Although most people know why they want to learn a foreign language it is good to remind ourselves about the benefits of knowing a second language or even a third language…
We live in an era when the distant continents and countries are linked together economically, financially more than ever. Communication between people and nations is getting more and more intense. Don’t forget, communication is a very broad term, and for scientists it includes travel, too. Tourism is not a privilege of the rich aristocracy as it was a hundred years ago — but a common leisure activity for most of us. In a few hours we can jump from one continent to another, from one country to a completely different place. If you drive in Europe just in one single day you can go through several different countries, all with their own languages, their own distinct culture.
We travel more than ever. And while traveling we like to learn and understand different cultures and people. It is in the human nature to be curious about other humans who speak in a “strange” language and do things differently than we do. The best way to understand foreign countries and distant cultures is to try to learn their languages.
Languages are huge depositories of common knowledge, thousands of years of experience and wisdom. Every language mirrors another way of looking at our world, another attempt to solve the same questions we, humans, ask about ourselves, about our world and the proverbial ‘meaning of the life’.
For some of us it can be just a hobby to learn newer and newer languages. I remember a schoolmate of mine who has always been fascinated by exotic languages and cultures and used to grab every possibility to learn another language. At that time we were laughing at him… but today he’s a well-known cultural anthropologist at a major US university. Imagine if his parents were not supportive in his endeavors for learning… (Just a reminder for parents: let that kid immerse in langauges because you never know!)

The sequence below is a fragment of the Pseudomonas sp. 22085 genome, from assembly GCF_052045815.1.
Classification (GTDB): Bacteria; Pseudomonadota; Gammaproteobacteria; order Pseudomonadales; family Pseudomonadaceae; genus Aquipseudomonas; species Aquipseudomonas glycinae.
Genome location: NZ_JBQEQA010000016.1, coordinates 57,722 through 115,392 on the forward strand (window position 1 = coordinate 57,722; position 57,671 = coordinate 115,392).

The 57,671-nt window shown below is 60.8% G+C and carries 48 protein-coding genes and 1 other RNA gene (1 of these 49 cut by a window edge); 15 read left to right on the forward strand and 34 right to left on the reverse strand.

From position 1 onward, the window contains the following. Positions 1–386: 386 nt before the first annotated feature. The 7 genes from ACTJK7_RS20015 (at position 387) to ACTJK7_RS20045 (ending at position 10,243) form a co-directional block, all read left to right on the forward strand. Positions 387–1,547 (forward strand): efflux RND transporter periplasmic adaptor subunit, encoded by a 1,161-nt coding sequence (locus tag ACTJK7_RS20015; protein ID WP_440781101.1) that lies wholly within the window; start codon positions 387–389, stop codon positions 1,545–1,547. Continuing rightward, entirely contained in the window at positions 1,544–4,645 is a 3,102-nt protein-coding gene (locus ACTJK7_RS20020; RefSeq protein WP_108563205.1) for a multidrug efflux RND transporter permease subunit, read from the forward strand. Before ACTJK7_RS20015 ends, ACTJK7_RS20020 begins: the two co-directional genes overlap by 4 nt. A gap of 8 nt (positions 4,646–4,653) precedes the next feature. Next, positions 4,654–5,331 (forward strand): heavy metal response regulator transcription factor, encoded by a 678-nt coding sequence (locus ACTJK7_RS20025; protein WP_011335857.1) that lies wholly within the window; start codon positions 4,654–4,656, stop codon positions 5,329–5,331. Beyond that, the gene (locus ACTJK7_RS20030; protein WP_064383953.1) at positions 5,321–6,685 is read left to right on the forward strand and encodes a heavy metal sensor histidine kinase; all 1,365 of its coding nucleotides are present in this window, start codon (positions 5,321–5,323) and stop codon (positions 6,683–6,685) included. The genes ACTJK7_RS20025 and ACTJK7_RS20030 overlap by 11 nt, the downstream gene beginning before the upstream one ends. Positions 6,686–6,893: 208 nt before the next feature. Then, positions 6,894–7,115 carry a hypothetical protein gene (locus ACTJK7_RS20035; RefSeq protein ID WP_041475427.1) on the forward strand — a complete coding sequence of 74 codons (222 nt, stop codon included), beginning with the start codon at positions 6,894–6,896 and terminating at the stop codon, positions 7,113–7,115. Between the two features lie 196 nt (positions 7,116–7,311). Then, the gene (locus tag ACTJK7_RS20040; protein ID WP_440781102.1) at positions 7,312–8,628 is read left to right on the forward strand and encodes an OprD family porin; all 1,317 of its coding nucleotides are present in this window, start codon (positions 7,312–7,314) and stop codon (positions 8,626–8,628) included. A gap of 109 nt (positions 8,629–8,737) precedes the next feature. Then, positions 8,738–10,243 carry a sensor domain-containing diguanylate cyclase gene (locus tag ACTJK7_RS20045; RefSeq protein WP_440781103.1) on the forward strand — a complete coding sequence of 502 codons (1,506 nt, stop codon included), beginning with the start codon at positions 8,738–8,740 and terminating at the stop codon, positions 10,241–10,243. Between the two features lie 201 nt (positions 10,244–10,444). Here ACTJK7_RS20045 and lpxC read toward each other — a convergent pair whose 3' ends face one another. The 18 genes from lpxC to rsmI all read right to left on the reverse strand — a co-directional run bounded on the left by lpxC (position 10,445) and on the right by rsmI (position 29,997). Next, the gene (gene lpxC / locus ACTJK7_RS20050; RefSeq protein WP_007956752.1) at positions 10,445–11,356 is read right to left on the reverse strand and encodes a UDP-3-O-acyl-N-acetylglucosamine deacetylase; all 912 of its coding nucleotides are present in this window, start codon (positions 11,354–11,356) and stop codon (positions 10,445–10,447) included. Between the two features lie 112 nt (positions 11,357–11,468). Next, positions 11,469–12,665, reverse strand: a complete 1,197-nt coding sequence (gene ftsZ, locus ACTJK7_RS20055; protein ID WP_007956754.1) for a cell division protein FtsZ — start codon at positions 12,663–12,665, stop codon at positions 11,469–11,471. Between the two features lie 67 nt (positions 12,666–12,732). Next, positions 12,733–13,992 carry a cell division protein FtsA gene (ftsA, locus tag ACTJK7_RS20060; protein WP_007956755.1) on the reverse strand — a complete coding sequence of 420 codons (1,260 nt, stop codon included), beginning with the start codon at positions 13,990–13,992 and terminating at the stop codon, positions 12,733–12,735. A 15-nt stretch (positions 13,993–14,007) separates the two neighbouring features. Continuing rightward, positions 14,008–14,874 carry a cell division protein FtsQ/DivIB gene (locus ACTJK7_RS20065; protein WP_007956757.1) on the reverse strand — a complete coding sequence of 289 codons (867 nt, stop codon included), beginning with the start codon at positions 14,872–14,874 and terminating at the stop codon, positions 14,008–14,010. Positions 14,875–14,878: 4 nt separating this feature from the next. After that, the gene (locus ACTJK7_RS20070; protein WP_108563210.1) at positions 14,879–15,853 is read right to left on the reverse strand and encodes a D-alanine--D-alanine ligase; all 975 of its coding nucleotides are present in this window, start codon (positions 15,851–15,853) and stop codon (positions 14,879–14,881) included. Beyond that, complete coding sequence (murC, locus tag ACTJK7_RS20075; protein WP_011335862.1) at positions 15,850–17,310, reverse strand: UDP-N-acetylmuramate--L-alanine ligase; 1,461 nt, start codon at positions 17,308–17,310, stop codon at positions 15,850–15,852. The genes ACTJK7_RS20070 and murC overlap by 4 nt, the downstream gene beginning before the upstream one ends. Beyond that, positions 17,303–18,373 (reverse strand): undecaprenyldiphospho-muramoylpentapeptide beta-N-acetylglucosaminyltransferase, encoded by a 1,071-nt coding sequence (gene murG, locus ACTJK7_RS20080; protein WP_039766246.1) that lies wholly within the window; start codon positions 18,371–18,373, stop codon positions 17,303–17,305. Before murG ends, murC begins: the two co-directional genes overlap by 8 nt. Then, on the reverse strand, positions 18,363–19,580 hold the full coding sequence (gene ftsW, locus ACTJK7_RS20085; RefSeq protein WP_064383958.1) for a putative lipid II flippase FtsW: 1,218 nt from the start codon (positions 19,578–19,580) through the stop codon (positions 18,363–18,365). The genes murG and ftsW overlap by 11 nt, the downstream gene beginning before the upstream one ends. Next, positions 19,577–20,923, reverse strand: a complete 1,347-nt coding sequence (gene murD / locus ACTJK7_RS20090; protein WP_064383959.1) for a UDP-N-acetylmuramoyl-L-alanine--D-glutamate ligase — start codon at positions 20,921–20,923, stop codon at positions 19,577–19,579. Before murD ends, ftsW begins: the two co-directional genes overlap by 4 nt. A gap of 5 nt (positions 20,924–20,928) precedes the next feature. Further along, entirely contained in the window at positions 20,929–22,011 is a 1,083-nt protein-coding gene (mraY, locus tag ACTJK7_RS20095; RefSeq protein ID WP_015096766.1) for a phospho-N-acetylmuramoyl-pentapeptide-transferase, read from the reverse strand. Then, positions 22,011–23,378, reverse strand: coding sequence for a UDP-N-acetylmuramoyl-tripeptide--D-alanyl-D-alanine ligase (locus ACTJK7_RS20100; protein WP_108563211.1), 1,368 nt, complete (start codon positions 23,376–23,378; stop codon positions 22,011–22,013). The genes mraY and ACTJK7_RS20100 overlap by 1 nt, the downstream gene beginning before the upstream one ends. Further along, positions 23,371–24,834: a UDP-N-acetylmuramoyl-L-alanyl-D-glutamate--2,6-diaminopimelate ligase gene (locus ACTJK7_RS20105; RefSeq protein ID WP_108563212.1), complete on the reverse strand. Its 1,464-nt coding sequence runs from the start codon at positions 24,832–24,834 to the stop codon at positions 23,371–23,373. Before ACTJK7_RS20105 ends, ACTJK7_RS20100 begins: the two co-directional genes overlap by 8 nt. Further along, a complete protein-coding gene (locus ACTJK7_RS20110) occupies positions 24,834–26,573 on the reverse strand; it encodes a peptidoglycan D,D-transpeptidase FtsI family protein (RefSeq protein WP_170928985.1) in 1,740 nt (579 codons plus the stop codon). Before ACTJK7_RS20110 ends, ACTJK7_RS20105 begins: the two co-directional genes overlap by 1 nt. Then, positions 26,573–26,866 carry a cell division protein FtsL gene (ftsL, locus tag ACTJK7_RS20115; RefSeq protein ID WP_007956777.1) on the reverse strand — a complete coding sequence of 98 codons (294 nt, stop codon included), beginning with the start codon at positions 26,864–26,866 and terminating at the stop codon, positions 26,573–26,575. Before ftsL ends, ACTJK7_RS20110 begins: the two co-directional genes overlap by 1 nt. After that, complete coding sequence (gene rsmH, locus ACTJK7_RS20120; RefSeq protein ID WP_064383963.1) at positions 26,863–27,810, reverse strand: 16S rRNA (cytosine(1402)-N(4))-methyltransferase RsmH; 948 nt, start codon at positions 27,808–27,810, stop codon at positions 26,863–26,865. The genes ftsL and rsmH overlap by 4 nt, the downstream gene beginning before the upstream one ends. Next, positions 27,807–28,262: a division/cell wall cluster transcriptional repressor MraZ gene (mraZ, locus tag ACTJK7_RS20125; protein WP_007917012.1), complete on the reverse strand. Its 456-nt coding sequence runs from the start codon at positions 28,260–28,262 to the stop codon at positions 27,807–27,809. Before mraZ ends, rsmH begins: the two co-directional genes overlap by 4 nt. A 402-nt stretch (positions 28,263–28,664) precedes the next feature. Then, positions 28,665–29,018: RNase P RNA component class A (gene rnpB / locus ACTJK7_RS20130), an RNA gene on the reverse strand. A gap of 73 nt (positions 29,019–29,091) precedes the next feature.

On a more practical level I noticed wherever I travel they treat me way better if I am able to speak even a little bit of their language. The receptionist, the waiter, the cab driver — they all smile when they hear you trying to greet them on their own language or to ask a question. Strangers invited me for a drink and I made friends in foreign cities just because I’ve asked for directions in their own language. I even heard stories from humanitarian aid workers that knowing the local language saved their life because they were able to communicate directly with the “bad” guys…
Let’s look at the question in the title from a different angle: Is there any reason not to learn a foreign language?
I don’t know of any. Just pick a language and begin with the first lesson. The next one will always be easier.